I try to be as positive as possible. I try not to ever scare my kids; I would never say a food is dangerous or toxic or poison, words I hear used with food way too often! We talk about the foods that are best for our bodies, the foods that help us grow and make us feel good, and how we want to eat more of those foods than the chips and ice cream and cookies. (But those foods are still part of our lives!) We also talk about balance, especially as the kids get older. My goal is for them to understand how to put together a balanced meal or snack.

After listening to several of your podcast episodes I have realized that I’m sort of casting a negative concept on food with my children. Have you noticed specific ways parents seem to be sabotaging their efforts to get their kids to eat healthy?

Using food as a reward backfires. Telling kids they can have dessert if they eat their veggies is a short-term solution with no long-term benefits. All your kid is learning is that veggies are yucky and what you have to slog through to get to the “good stuff”.  My podcast partner, Dina Rose, talks about the “happy bite”. You want your kids to take a bit of broccoli because they like it and want to eat it, not because you’ve forced them to eat it. Nagging, bribing, and forcing kids to eat foods is never a good idea and creates negative associations that can last a long time!

I’ve heard family members and other parent say “well my kids are skinny, healthy, and have a lot of energy so they can just eat whatever they want”. How do you feel about this statement?

A person can be trim but not be healthy. We now know that the foundation of heart disease, for instance, is laid down in childhood. Kids can have high blood pressure and high cholesterol, and we’re seeing that more now than ever before Eating habits are also established in childhood, and children learn habits early. If we set our kids up to eat junk, that  may be what they carry into adulthood. That affects not only their weight but increasingly, their health, as they get older.

Do you have any other resources that you would recommend for parents?

I love a lot of blogs about feeding kids like Raise Healthy Eaters, It’s Not About Nutrition, Just The Right Byte, and The Lunch Tray. Mom’s Kitchen Handbook is wonderful for recipes. I also have some books listed on my blog that I like for picky eaters, which are listed here.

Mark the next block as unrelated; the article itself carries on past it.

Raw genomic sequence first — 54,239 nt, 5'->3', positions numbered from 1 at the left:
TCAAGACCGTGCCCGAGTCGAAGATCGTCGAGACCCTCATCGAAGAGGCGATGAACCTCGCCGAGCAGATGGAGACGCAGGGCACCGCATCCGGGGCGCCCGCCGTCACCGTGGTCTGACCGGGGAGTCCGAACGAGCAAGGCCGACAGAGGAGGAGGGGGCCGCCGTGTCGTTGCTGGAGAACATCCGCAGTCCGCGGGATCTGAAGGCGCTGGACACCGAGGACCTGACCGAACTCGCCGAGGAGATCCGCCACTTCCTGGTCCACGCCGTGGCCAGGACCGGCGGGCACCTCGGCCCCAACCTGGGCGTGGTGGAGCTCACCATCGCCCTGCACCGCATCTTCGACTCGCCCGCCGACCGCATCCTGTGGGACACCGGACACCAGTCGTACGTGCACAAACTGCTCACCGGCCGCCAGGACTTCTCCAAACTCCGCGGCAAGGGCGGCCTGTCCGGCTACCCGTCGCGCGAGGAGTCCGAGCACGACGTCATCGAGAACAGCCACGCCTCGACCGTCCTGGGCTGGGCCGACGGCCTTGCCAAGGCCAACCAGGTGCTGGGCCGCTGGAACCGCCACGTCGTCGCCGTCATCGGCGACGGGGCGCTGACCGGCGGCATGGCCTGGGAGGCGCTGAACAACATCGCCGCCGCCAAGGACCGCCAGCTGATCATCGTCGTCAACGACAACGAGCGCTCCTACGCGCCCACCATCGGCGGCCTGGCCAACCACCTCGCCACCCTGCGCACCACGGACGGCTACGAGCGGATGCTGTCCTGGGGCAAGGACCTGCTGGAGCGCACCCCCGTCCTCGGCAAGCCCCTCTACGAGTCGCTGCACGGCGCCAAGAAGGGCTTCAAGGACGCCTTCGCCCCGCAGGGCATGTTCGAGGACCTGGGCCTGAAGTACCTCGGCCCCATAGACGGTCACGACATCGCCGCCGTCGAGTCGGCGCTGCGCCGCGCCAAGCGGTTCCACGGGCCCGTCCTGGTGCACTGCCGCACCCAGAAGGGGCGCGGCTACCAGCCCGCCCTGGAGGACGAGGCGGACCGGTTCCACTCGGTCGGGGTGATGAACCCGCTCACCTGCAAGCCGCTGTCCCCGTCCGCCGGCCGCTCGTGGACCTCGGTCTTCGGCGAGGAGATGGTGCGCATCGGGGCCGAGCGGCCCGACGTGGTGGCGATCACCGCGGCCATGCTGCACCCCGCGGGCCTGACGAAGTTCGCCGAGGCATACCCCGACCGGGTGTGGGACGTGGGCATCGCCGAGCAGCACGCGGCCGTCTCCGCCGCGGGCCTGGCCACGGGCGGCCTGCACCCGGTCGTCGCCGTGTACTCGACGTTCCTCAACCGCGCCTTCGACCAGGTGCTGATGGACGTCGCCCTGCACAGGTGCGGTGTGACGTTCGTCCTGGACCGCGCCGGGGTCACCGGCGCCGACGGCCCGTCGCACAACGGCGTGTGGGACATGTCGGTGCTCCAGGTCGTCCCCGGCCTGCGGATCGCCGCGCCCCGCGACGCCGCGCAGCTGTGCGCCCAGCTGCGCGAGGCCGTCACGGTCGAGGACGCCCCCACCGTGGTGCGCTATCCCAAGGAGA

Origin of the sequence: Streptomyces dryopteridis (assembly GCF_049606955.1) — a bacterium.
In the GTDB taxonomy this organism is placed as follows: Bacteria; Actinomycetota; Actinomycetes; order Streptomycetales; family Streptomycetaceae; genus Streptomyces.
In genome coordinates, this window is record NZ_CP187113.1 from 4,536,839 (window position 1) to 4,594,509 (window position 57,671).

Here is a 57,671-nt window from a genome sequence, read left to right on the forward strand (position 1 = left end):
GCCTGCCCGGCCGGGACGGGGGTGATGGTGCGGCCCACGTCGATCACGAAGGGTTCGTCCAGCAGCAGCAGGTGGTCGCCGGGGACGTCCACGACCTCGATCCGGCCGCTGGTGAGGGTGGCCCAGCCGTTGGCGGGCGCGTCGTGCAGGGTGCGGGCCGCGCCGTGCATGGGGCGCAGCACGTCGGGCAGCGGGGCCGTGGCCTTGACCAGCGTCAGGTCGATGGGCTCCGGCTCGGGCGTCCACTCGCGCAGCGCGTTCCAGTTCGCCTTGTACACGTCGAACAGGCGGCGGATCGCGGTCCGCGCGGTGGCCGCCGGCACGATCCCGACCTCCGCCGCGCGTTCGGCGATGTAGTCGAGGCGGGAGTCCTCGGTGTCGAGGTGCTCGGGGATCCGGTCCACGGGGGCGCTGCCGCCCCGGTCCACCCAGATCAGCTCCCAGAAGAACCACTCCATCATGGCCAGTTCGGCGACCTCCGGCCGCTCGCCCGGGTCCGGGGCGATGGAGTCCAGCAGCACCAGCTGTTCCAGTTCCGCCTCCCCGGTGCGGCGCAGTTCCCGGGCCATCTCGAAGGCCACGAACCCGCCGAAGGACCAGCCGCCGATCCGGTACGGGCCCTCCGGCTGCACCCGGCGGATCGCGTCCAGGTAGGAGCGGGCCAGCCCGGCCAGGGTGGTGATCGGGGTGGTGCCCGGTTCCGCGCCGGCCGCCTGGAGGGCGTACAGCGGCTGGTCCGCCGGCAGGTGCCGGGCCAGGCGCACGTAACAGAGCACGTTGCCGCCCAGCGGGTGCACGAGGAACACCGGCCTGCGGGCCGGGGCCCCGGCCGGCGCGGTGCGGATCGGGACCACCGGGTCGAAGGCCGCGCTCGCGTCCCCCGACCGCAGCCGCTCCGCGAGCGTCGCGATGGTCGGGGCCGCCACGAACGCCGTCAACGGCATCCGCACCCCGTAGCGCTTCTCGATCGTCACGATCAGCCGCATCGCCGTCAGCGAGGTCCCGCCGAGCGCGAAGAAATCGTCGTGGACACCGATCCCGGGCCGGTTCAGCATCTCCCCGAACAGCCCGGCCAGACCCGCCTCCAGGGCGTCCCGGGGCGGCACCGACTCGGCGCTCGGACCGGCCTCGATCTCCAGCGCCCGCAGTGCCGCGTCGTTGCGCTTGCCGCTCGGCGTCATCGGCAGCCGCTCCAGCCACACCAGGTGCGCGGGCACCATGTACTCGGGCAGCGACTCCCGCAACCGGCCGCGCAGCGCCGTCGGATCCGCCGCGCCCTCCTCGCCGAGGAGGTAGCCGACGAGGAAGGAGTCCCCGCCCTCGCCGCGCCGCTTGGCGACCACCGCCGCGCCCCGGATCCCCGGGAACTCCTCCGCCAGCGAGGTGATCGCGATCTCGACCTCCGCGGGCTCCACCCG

Where else besides your blog can my readers find you?

8 comments:

  1. This is great! I feel like so many healthy-food folks are using scare tactics, which I really dislike. This is a much more balanced and realistic perspective.

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  2. Congrats on your interview. We've been moving to a healthier lifestyle.

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  3. I'm on the other side of this battle haha. My son can eat fruits and veggies all day for ever meal of the day. He actually begged me to let him be vegetarian for a whole two weeks! I on the other hand opt for quick, easy and cheap. I'm working on that though! These were very helpful tips for me to apply to MYSELF. I hate how junk food / fast food makes me feel when I eat so I need to keep that "how will this make me feel" mantra in the back of my head every time I eat.

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  4. Great interview. I really need to remember to be more mindful of what I eat, and asking yourself how you'll feel later is such a great idea. I'll have to check out that book too.

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  5. Great information for this mama of 4 trying to feed her kiddos as healthy as possible. We homeschool so we workout 30 minutes a day (plus outside just 'play time.') but when my fruits and veggies run out before grocery shopping day, I need to be better at having some frozen on hand for fast smoothies, etc.

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  6. What a great post! I feel it's hard to not "make" your kids eat foods. I try, but when it comes down to it sometimes I make them eat it, though sometimes I'll let them have a substitute (ok, if you don't want to eat the salad you can eat another green veggie from the fridge, but you'll have to fix it yourself).

    We kinda stumbled on something that works for us at restaurants, that taught kids there's sugar in a lot of drinks that can make you hyper. So we'll say "Can you handle the lemonade?" and if they are acting wild we say...I don't think you can handle any more lemonade. So I think it's taught them to think about what food does to them. I've heard one of my children say "I'm going to have water after this cause I think I've had too much sugar." (Yes, my eyes did bug out and made me wonder "Is that MY kid?" )

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  7. Thank you so much for featuring me on your blog!